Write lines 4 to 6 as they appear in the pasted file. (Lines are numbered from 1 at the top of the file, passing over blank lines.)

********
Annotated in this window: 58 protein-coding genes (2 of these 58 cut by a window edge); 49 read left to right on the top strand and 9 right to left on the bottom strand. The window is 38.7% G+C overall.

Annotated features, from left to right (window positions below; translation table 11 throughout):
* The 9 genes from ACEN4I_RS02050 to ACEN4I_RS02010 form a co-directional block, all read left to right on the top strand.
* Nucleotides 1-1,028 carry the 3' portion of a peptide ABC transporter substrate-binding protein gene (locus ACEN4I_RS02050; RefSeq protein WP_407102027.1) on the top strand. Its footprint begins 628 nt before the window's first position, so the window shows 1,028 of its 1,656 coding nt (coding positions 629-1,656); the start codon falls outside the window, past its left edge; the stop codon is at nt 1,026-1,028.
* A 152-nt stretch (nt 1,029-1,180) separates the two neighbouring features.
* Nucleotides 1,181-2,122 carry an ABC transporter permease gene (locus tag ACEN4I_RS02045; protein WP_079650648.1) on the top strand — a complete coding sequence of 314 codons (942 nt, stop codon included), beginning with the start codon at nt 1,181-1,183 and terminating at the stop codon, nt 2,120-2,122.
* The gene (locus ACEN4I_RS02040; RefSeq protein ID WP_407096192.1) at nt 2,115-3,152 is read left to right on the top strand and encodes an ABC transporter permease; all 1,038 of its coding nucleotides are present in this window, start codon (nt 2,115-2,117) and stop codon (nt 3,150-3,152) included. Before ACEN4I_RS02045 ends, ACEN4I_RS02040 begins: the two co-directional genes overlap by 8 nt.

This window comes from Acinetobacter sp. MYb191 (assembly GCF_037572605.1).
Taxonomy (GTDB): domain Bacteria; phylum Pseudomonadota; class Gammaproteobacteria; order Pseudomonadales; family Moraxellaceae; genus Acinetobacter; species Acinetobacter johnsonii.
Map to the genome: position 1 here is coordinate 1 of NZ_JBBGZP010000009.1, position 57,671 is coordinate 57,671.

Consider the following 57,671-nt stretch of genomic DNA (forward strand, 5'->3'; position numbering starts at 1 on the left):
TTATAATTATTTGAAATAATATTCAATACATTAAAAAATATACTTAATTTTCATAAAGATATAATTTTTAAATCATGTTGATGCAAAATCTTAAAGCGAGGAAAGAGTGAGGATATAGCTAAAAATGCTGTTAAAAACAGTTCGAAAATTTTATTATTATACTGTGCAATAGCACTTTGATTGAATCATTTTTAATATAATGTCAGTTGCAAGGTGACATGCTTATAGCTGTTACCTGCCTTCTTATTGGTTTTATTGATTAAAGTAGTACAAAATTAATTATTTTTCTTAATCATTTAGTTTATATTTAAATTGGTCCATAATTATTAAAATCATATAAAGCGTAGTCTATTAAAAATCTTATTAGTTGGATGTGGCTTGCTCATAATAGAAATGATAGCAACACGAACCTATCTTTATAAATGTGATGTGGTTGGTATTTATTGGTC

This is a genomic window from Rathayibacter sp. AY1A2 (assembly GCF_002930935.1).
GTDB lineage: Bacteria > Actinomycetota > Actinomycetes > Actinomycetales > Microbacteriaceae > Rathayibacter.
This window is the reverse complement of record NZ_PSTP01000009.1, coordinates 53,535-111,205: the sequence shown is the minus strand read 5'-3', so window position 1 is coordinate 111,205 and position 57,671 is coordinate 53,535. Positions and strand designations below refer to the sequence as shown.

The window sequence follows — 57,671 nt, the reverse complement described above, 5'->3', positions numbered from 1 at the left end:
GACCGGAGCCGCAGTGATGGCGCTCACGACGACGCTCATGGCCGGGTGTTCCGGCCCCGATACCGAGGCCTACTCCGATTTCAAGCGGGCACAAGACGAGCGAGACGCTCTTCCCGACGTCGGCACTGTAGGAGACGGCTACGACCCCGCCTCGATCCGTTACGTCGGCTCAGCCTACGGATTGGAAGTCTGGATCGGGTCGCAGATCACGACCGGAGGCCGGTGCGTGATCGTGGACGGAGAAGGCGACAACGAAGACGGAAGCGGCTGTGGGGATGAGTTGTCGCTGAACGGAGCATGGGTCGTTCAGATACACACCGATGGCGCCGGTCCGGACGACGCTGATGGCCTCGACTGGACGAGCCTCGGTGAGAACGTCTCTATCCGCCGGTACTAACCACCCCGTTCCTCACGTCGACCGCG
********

* Nucleotides 1-1,028 carry the 3' portion of a peptide ABC transporter substrate-binding protein gene (locus ACEN4I_RS02050; RefSeq protein WP_407102027.1) on the top strand. Its footprint begins 628 nt before the window's first position, so the window shows 1,028 of its 1,656 coding nt (coding positions 629-1,656); the start codon falls outside the window, past its left edge; the stop codon is at nt 1,026-1,028.
* A 152-nt stretch (nt 1,029-1,180) separates the two neighbouring features.
* Nucleotides 1,181-2,122 carry an ABC transporter permease gene (locus tag ACEN4I_RS02045; protein WP_079650648.1) on the top strand — a complete coding sequence of 314 codons (942 nt, stop codon included), beginning with the start codon at nt 1,181-1,183 and terminating at the stop codon, nt 2,120-2,122.